Quitting Your Job: How to NOT Burn Bridges

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Not every reason for leaving a job is negative. You may have an opportunity to move to a new city or you stumble upon an opportunity that you can’t pass up. However, there are also plenty of reasons for leaving a job that are negative. You may be dissatisfied with your current company or you don’t feel challenged in your role. In either case it is extremely important to understand that the way you resign will impact your career moving forward. Here are some resignation tips that you need to know about quitting a job without burning bridges.

  • Know your rights, and your employer’s rights. Do you remember all of the paperwork you signed when you were originally hired? You may have a non-compete agreement with your company. Some states are “at will” states where either employers or employees can terminate the job at any time, but some aren’t. Before you make any important decisions check you’re your state employment laws and review your original package with the company.
  • Don’t search while on the job. Probably the number one mistake job seekers make when searching for a new job is to do it at the office. Companies do have the right to track your use of their technology. If they see you accessing inappropriate sites or spending more time searching for a new job rather than paying attention to your current one they can take action against you. Instead, you can take advantage of mobile technology and use job search apps after hours. Here are some of the best apps for your job search:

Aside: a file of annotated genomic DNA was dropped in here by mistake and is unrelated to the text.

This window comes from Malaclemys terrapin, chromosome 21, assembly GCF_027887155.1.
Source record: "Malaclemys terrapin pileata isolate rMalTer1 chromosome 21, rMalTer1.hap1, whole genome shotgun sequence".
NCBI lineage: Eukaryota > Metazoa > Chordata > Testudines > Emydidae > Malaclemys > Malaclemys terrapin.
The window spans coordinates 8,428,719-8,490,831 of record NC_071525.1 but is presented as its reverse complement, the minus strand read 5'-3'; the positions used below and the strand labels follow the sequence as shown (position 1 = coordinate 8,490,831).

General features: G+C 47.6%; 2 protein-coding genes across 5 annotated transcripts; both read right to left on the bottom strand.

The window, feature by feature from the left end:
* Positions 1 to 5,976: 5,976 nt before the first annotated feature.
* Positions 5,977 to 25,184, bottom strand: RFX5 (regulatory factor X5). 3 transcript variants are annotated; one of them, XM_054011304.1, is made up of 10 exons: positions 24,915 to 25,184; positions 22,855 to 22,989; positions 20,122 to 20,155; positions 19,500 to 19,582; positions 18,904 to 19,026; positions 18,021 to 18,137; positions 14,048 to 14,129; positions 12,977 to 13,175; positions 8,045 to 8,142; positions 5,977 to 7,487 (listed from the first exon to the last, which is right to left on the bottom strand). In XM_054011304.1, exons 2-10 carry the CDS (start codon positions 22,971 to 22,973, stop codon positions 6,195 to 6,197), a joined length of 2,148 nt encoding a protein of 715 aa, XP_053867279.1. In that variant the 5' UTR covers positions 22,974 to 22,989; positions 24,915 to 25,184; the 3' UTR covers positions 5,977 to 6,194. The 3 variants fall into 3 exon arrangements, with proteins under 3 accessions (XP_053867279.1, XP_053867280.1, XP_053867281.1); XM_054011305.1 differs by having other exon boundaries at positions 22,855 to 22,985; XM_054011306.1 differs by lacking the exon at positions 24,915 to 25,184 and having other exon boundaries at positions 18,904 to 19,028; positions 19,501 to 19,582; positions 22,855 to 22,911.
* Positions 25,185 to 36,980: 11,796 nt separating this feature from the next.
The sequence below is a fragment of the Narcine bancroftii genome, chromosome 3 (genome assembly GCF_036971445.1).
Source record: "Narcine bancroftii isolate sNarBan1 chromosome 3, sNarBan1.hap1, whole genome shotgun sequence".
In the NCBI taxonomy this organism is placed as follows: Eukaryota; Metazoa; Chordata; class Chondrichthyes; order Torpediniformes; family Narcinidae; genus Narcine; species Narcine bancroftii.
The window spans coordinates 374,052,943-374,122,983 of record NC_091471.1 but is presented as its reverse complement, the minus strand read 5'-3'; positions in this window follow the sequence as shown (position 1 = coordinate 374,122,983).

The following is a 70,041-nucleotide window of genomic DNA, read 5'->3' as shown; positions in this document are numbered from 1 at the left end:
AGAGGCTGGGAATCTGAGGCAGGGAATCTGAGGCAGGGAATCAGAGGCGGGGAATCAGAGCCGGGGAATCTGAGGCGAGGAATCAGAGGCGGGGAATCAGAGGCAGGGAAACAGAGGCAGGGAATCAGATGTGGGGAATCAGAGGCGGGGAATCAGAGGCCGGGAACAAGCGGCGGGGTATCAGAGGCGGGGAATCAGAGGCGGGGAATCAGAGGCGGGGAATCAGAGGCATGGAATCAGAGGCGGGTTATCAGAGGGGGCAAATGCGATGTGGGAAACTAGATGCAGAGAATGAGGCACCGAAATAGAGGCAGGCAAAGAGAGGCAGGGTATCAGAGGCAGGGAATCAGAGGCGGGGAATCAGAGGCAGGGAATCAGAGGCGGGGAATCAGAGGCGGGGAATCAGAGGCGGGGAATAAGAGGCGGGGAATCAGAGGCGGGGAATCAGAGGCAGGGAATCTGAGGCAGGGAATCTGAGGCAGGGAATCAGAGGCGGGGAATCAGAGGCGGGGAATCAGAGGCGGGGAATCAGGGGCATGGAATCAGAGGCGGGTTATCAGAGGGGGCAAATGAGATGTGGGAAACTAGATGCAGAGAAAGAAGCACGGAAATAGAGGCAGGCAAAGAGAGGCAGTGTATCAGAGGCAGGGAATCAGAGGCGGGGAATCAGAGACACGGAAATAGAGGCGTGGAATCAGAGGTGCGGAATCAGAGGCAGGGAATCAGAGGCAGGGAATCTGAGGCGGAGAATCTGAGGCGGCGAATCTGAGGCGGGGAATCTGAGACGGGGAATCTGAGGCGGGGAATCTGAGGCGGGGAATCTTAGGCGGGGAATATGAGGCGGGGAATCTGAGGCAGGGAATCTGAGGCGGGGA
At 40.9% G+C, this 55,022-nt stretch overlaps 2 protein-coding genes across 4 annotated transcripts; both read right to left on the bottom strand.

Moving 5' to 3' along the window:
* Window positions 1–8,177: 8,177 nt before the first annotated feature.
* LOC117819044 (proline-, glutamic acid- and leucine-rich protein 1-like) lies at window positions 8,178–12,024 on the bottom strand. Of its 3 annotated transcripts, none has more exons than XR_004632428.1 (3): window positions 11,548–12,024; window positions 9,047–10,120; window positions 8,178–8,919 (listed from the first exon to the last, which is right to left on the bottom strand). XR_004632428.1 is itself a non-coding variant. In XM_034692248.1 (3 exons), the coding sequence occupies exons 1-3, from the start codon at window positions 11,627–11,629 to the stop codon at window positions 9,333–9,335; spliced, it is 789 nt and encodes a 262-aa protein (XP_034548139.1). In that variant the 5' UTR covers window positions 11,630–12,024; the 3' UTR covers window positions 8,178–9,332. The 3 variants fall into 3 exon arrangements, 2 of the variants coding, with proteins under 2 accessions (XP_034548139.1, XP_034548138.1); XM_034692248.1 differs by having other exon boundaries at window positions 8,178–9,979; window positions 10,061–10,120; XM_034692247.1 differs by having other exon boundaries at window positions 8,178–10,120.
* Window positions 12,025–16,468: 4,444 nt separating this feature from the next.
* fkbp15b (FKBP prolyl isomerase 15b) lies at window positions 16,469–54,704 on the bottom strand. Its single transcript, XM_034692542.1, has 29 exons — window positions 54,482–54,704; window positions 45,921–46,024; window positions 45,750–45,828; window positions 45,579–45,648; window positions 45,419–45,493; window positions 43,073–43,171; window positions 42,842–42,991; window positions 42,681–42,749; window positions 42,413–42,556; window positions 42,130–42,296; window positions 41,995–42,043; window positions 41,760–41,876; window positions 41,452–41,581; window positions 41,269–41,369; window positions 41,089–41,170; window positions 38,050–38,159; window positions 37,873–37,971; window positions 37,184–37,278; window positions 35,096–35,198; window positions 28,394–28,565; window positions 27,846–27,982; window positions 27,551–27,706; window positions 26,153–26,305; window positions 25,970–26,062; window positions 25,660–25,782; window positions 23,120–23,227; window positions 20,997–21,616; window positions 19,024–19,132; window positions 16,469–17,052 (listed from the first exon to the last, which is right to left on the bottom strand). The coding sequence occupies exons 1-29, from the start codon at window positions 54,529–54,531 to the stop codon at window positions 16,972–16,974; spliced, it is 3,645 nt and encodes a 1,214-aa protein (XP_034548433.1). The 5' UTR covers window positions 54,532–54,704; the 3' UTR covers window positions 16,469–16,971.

o   Pocket Resume

o   Real-Time Jobs

o   Hidden jobs

o   Apploi

o   LinkedIn and Broadli

  • Don’t tell anyone in the office. The rumor mill is not your friend when you’re trying to look for a job before you’re ready to quit. Even your closest confident in the office may not be able to keep your secret so keep it under wraps until you’ve formally resigned to your manager.
  • Provide the proper notice. In most places you are not obligated in any way to provide notice to your employer, but it is considered a professional courtesy. At least two weeks will allow your employer to find and hire a replacement. It will also give you a chance to share any of your best practices with your team or your replacement. If it is possible, try to provide more than two weeks. Your new employer will also appreciate that you want to provide a notice to your current job.
  • Provide a written notice. Along with your two week notice it is good form to provide a formal letter or resignation to your direct supervisor in person. You can craft your message in advance and be sure to include positive thoughts about your employment with the company. It also forces you to face your decision head on in the most professional way possible. Walking off the job or leaving a letter of resignation on your desk along with your key can seem like a good idea when you’re feeling emotional, but nothing burns a bridge faster.

Leaving a job will be emotional whether you’re dissatisfied or not. You want to make sure that everyone in the office knows that you are leaving the company but not setting aside the relationships that you have built.

Are you looking for a new opportunity? VincentBenjamin provides contingency search and contract placement services for employers while assisting candidates in the Accounting & Finance and Information Technology fields.


Image by woodleywonderworks via flickr